Photography by Mary V Benoit
Chella Man is always keeping things moving. The 20-year-old artist, model and now actor has a heart of gold, piercing caramel-coloured eyes and a beautifully honest presence. Through his artwork, which ranges from photography and thickly-penned, abstract portraits, to sharing sweet, intimate videos of his relationship with partner Mary V Benoit, he brings unabashed light and love to online spaces.
Growing up in a small town in Pennsylvania (where Donald Trump once visited his high school) with a Jewish mum and Chinese dad, Chella has made it his mission to educate and support his community against the odds. Using social media, he ruminates on gender, sexuality, being deaf and more explicitly on transitioning. On YouTube, you can find him documenting his progression with testosterone, or teaching the world queer sign language with Nyle DiMarco.
This energy is set to translate onto the small screen; earlier this year it was announced he had joined the cast of Netflix’s Titans – a surprisingly gritty DC Universe series featuring superhero teenagers. A student at Parsons School of Design, he tells us that “up until now, I wasn’t interested in acting”, as an artist he is “continuously looking for what I’m truly passionate about” and ecstatic about the role.
We spoke to Chella over Skype from the US to find out more:
How did you manage to land your role in the Titans?
Chella Man: I actually have a close friend who is an actress and she is in The Walking Dead. Her name is Lauren Ridloff. So she is deaf and reached out to me because someone reached out to her from Warner Brothers and were like, ‘We’re looking for a half Asian character age 21-24 (which is a bit older than me, and who knows ASL and is deaf)’. She’s one of my really good friends and she texted me and said, ‘Oh, so I gave your name to this guy’. I didn’t really know what was happening fully, but the next day I heard from them and they asked me to come in for an audition.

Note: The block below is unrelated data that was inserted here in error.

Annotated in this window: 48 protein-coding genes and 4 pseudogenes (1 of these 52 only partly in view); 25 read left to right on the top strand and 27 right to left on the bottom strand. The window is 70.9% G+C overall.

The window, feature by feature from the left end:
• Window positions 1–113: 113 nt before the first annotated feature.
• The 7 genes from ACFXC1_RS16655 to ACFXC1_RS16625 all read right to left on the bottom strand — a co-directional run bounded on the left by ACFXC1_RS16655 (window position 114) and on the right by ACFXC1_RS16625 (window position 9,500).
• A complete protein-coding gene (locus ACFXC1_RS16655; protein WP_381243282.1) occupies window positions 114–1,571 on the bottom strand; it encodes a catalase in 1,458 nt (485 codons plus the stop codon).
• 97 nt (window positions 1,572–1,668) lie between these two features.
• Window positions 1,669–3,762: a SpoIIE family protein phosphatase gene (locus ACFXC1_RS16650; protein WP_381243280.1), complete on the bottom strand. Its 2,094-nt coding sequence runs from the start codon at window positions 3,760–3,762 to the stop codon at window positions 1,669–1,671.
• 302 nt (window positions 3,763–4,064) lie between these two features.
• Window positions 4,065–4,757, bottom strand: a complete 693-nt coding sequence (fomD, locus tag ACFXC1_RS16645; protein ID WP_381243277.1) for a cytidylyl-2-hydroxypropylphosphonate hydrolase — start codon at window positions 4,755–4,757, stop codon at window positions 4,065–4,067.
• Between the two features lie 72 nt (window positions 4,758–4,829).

I always have so much fun, finding different ways to let out my emotion. And particularly with these scripts, it was fun play around with, because, they’re not the scripts I’m necessarily going to be using but I had to be emotional to an extent and I’ve never really done that as a different person.
It’s also been very interesting because as a trans person I’ve just now felt like I reached who I am. So to now throw myself into another person just when I finally reached like who I know I am, it’s really interesting. Like I finally feel like I’m able to experiment with my identity more so. So I’m pushing that. I’m pushing my identity further, in a way.
How are you developing your character?
I don’t know how much I’m allowed to say about the character. But the main thing that everyone knows about Jericho from the comics is that he’s supposed to be this sweet, sensitive, pure, innocent person, you know, and I feel like I really connect with that sensitivity and wanting to see the goodness in everyone. Hopefully, other people would say that about me as well and I really hope that’s something I can bring to the character.
What do you know about Jericho already?
He’s the son of this evil guy. And when he’s very young his throat is cut. It’s going to be interesting because I wear cochlear implants and I’ve been thinking about how we’re going to navigate that if my character isn’t deaf. Will I have to take them off? Without my implants, I can’t hear anything so I will be very deaf. Like, if he’s supposed to hear things around him, I’m not going to be able to hear things, so I don’t know yet how that’s going to happen.
Were you aware of the disparity between disabled roles and actors?